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The Swiss telecommunications market
 
photo credit: Shutterstock
Using mobile phones on the slopes of Mount Titlis in the Swiss Alps

Switzerland, a country at the centre of Europe, has a telecommunication market with features that are distinct from its neighbours. While fixed line services are favourably priced, mobile communications are comparatively expensive — but customers tend to remain loyal to their providers. And Switzerland has trodden an unusual path in making broadband Internet access part of universal service obligations — one of the first countries to do so.

Broadband included as a universal service

The decision to include broadband as a requirement in the provisions for a universal service was taken in recognition of its importance in Switzerland in today’s information and knowledge society. Moreover, the installation of broadband access covering most areas of the country is technically feasible, and more and more applications can now only be accessed using broadband technology.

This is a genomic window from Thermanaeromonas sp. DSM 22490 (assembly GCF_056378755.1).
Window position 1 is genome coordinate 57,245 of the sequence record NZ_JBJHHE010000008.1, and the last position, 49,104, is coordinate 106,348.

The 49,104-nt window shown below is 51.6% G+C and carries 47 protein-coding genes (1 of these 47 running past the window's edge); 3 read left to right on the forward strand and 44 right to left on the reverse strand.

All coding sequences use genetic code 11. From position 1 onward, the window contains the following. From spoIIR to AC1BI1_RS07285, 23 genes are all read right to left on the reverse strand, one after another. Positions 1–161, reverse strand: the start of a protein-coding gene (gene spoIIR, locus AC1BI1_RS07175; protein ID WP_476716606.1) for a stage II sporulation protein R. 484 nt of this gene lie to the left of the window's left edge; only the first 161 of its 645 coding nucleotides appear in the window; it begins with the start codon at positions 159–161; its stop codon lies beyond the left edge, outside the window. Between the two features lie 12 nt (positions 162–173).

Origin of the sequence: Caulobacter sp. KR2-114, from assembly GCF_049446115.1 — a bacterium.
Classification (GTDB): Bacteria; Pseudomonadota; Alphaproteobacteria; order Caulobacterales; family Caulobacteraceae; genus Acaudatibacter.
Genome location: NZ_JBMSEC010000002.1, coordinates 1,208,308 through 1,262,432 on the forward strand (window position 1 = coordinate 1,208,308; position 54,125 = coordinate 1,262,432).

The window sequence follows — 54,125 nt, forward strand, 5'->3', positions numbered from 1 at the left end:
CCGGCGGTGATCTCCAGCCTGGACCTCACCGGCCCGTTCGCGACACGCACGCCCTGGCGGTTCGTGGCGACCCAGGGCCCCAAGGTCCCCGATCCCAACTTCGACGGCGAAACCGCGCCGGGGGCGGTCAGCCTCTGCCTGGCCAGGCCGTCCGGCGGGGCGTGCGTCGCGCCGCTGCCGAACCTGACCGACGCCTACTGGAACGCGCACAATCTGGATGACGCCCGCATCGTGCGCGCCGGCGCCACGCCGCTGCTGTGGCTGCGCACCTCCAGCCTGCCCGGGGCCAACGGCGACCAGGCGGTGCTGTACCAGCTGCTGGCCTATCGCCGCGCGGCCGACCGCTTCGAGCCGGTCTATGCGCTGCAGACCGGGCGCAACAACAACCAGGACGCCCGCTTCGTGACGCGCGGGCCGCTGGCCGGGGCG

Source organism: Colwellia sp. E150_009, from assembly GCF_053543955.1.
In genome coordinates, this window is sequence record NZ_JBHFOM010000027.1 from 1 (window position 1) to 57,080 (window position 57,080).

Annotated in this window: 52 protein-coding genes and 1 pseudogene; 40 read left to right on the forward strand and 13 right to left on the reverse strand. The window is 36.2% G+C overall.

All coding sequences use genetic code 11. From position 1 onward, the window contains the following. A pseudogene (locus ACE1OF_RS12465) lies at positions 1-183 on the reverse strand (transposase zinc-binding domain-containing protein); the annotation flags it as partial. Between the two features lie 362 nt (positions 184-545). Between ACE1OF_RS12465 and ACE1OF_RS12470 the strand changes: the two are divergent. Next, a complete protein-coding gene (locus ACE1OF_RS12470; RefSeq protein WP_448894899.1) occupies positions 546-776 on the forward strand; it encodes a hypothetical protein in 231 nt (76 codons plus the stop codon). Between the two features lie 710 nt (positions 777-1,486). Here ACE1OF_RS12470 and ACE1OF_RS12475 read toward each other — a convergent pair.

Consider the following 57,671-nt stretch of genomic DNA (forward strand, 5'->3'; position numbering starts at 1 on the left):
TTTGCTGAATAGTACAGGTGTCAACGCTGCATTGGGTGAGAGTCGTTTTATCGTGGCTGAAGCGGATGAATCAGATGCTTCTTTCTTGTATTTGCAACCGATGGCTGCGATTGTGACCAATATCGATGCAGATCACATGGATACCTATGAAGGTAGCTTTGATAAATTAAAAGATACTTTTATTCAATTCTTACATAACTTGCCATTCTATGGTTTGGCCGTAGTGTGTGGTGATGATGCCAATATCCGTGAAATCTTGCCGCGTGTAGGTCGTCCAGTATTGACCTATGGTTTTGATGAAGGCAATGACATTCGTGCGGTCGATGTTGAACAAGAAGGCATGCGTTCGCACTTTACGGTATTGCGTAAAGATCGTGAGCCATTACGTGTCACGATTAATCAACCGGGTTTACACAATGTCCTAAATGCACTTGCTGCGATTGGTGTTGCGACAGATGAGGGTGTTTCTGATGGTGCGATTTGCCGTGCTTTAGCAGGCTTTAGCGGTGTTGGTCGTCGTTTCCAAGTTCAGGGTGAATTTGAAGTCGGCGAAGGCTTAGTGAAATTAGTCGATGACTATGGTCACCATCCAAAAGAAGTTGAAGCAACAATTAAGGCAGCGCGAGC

The political will to provide even outlying regions with access to a broadband service was an important factor in the incorporation of such an obligation into the universal service. The historical incumbent operator, Swisscom AG, was given the mandate of providing a universal service and now offers broadband connections almost everywhere. The corresponding universal service licence has been in force since 1 January 2008.

In order to be able to prepare the new licence, Switzerland’s Federal Office of Communications (OFCOM) had to evaluate several criteria, such as whether there was interest in broadband services, whether these were accessible to the general public, and the broadband penetration rate. This evaluation revealed a somewhat divergent situation. Although at the time of the survey over 98 per cent of household connections were broadband-compatible from a technical viewpoint, the penetration rate was less than 20 per cent. Participation in community life therefore appeared not to be primarily dependent on access to broadband services. Nevertheless, having looked at the overall picture, the government decided to pursue this route.